"We are taking these actions as a strong and well-capitalized financial institution looking for maximum flexibility and stability," Chief Executive Ramani Ayer said in a statement.
I love this video from the Onion - you really have to appreciate how accurate a parody it is of these multi-panelist news debate shows:
In The Know: Should The Government Stop Dumping Money Into A Giant Hole?
My favorite is definitely the black lady: "My father worked two jobs so he'd have money to put in the money hole, and HE never complained!" and "If you love America, you throw money in its hole."
If you believe that people who took out mortgages they couldn't afford should have their outstanding loan balances reduced, well, then, you like Hitler:
Tuesday, November 11, 2008
"First of all, don't worry about the promises you've made to the government about dividend payments. When the going gets rough, just explain to the government that you can't afford to make them.
Second, don't worry about restrictions on bonuses. You'll be able to re-cut this deal later. Just tell the Treasury you'll lose your key people if you can't pay them well enough.
Third, don't worry about limits on dividends to shareholders. Simply claim that those restrictions are preventing you from raising necessary private capital.
Fourth, don't worry about restrictions on what you can do with the money. Don't make loans under pressure from the government. Don't sell off troubled businesses. Make acquisitions. Invest in Chinese infrastructure. These Treasury guys are spineless. They'll never stop you. What's more, government officials have no upside incentive to police you. This is basically unencumbered cash.
Fifth, there's always more money. Once the government has invested billions in your business, the marginal cost of adding additional dollars compared to the loss from your failure guarantees that you'll always be able to get more money from the government.
Congratulations to everyone on your future ability to re-cut the deal with the government. And when we say "everyone" we mean everyone except the taxpayers. You're out of luck."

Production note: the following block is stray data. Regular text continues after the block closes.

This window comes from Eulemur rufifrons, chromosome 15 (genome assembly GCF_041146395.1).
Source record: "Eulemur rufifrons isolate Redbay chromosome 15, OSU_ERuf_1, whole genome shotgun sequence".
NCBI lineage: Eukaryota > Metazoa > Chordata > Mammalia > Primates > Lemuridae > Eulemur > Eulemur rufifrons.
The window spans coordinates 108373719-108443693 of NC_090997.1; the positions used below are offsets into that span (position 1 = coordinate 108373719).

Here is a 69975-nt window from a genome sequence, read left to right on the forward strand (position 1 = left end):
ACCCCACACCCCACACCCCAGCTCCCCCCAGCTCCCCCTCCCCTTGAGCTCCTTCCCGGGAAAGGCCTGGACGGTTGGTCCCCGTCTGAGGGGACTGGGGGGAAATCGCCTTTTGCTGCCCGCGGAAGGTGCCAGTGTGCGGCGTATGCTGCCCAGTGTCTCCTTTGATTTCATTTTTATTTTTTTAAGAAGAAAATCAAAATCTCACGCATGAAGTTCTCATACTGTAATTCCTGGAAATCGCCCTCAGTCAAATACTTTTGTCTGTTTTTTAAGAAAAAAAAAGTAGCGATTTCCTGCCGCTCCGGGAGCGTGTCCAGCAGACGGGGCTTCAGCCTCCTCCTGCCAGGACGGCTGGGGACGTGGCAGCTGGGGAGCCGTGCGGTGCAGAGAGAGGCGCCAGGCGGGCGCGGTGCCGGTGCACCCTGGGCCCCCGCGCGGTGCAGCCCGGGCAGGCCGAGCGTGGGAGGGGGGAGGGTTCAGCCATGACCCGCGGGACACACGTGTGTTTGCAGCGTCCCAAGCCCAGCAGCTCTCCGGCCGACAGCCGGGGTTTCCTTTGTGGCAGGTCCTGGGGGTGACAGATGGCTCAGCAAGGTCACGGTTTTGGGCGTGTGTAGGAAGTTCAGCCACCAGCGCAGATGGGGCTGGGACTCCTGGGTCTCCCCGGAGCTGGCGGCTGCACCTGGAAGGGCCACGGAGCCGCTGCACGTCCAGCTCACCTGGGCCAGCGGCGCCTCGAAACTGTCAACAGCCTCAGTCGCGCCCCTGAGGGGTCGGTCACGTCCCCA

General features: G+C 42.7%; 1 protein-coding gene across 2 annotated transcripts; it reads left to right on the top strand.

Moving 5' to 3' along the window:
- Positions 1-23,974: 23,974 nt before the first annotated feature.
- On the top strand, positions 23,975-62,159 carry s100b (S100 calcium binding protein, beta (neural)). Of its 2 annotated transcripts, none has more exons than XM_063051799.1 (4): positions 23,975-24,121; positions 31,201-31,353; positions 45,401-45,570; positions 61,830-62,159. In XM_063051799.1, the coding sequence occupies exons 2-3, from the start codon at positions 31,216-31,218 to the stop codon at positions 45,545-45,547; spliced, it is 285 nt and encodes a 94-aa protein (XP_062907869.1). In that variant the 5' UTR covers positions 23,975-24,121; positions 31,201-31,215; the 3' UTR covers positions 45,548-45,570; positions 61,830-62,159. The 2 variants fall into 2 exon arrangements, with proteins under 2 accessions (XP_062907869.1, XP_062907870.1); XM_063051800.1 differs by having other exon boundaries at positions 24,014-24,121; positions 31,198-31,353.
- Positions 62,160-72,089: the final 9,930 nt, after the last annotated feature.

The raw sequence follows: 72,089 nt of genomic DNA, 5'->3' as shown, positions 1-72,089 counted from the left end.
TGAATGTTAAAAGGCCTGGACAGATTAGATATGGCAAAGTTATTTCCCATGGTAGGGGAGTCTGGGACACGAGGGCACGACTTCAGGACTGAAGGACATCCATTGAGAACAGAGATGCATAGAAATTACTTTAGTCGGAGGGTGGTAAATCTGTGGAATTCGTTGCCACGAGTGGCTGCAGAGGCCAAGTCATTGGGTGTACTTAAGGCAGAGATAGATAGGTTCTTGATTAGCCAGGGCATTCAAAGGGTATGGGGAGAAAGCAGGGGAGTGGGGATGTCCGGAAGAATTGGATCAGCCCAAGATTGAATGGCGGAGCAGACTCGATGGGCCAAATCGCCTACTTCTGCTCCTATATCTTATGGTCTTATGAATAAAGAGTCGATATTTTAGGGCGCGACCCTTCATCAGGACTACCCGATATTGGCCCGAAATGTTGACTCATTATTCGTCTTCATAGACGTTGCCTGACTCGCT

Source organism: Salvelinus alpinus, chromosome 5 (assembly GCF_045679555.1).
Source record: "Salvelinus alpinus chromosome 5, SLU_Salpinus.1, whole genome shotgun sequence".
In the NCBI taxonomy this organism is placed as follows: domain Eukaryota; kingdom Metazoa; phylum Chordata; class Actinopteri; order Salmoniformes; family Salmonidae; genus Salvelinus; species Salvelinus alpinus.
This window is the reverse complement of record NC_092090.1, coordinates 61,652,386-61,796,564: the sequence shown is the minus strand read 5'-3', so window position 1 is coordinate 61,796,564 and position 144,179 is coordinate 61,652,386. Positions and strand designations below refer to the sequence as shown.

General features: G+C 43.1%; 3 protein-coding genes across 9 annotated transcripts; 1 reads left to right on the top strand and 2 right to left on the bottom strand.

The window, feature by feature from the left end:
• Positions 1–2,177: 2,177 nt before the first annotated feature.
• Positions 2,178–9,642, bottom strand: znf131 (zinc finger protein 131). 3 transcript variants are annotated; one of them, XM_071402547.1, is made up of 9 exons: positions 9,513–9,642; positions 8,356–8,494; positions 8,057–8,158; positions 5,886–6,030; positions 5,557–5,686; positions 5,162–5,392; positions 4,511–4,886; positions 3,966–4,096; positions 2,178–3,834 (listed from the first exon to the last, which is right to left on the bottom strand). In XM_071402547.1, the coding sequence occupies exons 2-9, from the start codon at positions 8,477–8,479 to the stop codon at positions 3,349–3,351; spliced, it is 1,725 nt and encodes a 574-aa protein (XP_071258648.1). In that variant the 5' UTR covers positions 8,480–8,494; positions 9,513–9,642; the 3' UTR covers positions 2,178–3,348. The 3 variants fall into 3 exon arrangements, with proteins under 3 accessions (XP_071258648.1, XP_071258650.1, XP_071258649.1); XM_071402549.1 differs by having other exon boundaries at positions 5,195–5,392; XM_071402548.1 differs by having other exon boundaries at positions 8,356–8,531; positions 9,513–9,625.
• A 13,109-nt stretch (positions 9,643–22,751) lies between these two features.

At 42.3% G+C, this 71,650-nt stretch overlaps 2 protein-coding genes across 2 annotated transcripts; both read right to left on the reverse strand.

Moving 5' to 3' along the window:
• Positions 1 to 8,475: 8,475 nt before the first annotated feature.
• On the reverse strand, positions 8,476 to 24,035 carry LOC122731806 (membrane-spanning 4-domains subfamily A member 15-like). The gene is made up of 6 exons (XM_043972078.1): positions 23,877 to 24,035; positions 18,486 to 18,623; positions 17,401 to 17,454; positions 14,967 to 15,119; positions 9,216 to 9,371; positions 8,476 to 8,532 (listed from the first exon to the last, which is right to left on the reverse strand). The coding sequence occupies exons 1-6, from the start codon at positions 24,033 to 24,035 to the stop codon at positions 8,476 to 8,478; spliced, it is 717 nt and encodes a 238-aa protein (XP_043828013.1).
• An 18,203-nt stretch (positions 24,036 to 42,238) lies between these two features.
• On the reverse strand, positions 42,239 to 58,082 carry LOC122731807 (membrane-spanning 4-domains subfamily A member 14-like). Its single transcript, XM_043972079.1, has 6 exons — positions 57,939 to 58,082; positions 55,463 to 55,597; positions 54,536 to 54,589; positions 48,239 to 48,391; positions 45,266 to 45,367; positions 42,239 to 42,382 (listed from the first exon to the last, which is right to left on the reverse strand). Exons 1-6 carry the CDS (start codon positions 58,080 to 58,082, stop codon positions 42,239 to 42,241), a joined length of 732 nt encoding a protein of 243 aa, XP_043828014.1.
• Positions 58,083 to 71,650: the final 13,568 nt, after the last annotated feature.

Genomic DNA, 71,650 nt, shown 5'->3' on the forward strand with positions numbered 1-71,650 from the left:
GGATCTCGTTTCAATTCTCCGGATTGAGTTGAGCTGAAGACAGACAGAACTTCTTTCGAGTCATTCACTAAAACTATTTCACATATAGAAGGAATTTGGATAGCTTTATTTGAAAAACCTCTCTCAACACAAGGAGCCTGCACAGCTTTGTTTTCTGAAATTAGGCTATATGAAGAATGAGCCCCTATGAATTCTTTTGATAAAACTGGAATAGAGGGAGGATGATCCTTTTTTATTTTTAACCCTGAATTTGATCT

But he couldn’t figure out exactly how the rating agencies justified turning BBB loans into AAA-rated bonds. “I didn’t understand how they were turning all this garbage into gold,” he says. He brought some of the bond people from Goldman Sachs, Lehman Brothers, and UBS over for a visit. “We always asked the same question,” says Eisman. “Where are the rating agencies in all of this? And I’d always get the same reaction. It was a smirk.” He called Standard & Poor’s and asked what would happen to default rates if real estate prices fell. The man at S&P couldn’t say; its model for home prices had no ability to accept a negative number. “They were just assuming home prices would keep going up,” Eisman says.
Monday, November 10, 2008
(AIG CEO) Liddy: "Paulson, take the $60 billion in 5 year LIBOR+300 bonds and $40 billion in preferred shares and put them in my account."
(Treasury Secretary) Paulson: "You said it was $85 billion in 2 year, LIBOR+850 bonds!"
Liddy: "I am altering the deal. Pray I don't alter it any further."
Tuesday, November 04, 2008
Michael Alix has been named a senior vice president in the Bank Supervision Group of the Federal Reserve Bank of New York... Most recently, Mr. Alix worked for the Bear Stearns Companies, Inc., where he served as chief risk officer from 2006-2008 and global head of credit risk management from 1996-2006...